1. S and T are one-element sets
2. Neither set S nor set T contains negative numbers

[Reveal] Spoiler: OA
E

Source: GMAT Club Tests - hardest GMAT questions

s= {1,2,3}
mean1 = 2
t= {2,3,4}
mean2 = 3
sUt= {1,2,3,4}
mean3= 2.5 < mean1 + mean2

s={-1,-2,-3}
mean1 = -2
t={-2,-3,-4}
mean2 = -3
sUt= {-1,-2,-3,-4}
mean3 = -2.5 > mean1 + mean2

s={0}
mean1 = 0
t = {0}
mean2 = 0
sUt = {0}
mean3 = 0 = mean1+mean2

hence none of the two stmts solve this questions. Hence E.
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11 Mar 2010, 15:26
vshrivastava wrote:
Both solution 1 and 2 fail the zero test.

S1: S = {0} and T = {0} => Mean of S = 0 and Mean of T = 0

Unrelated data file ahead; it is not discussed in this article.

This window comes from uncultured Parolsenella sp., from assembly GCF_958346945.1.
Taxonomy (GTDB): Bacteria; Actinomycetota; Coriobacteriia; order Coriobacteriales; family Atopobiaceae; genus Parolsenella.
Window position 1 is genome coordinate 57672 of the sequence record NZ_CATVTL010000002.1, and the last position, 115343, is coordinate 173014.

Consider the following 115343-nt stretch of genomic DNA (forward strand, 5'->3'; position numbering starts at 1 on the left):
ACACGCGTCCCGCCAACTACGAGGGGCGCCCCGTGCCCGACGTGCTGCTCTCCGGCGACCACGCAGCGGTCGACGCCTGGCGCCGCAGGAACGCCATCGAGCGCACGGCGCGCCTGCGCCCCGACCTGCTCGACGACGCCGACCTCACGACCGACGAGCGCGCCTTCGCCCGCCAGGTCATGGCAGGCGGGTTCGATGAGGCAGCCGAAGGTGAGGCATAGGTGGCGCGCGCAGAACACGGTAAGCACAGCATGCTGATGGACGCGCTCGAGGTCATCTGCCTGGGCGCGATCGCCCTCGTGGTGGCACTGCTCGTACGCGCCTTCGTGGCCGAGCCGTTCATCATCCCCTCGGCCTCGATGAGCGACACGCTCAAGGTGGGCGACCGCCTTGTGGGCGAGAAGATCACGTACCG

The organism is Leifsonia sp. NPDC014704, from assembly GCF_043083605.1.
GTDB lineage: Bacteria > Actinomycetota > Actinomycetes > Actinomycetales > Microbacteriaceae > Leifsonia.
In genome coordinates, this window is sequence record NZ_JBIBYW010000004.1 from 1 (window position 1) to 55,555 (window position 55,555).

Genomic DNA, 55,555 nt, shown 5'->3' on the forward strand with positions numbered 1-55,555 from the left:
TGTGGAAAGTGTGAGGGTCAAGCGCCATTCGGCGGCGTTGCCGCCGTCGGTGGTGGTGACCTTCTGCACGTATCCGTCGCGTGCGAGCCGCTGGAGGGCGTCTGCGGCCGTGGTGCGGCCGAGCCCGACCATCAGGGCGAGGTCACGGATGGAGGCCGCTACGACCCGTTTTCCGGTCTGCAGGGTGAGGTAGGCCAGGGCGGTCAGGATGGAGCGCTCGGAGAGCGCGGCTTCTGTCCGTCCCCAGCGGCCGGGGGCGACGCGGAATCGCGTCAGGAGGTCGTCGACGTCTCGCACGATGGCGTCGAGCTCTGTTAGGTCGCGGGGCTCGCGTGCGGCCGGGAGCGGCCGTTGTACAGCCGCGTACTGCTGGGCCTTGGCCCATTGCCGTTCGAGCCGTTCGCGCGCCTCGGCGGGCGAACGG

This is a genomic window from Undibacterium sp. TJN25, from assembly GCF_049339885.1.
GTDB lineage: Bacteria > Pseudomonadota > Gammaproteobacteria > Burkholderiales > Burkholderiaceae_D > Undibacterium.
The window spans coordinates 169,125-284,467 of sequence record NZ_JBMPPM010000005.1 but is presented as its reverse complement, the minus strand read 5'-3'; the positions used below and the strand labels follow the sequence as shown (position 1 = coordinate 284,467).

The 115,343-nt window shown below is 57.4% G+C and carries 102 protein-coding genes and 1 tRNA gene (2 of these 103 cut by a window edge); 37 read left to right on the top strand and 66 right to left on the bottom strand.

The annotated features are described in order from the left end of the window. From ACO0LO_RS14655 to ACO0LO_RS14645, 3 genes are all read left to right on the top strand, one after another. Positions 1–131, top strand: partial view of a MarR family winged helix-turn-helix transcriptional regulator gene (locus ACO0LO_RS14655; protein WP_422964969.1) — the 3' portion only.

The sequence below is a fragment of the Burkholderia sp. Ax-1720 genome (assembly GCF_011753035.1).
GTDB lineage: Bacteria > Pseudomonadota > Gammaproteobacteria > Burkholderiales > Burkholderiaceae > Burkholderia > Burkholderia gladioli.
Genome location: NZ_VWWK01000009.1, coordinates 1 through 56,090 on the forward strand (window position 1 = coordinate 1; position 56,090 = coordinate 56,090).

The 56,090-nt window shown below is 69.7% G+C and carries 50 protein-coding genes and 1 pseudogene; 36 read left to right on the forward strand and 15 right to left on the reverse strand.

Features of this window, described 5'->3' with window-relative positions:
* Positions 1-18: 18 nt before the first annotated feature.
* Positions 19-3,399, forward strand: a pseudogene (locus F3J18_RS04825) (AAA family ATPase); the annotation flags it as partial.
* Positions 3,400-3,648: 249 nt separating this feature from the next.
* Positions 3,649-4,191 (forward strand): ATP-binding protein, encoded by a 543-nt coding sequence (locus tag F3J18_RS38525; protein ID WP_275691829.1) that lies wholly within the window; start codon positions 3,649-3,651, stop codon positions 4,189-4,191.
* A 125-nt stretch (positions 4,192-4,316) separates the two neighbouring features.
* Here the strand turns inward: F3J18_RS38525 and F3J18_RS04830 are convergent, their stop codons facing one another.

Set ST = {0, 0} => Mean of ST = 0
Thus, S1 is not sufficient.

S2. Neither S nor T contain negative number.
Take the same sets: S = {0} and T = {0}
S2 is not sufficient.

You only showed that you can answer the question with a definite NO.
The question being "will the mean of this set be smaller than the sum of means of sets S and T ?"

This sufficiently answers the question as a NO for both cases.

In order for the cases to be insufficient, you need to be able answer the question with both a yes and a no.
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14 Mar 2010, 01:53
friends
i understand that both options failed the zero test but why do we need a zero in set

ex- a set of 3 pen, 2 pencil and 0 flower
we can simply say it a set of 3 pen and 2 pencils, why do we consider something like zero in a set

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19 Mar 2010, 07:18
hardnstrong wrote:
friends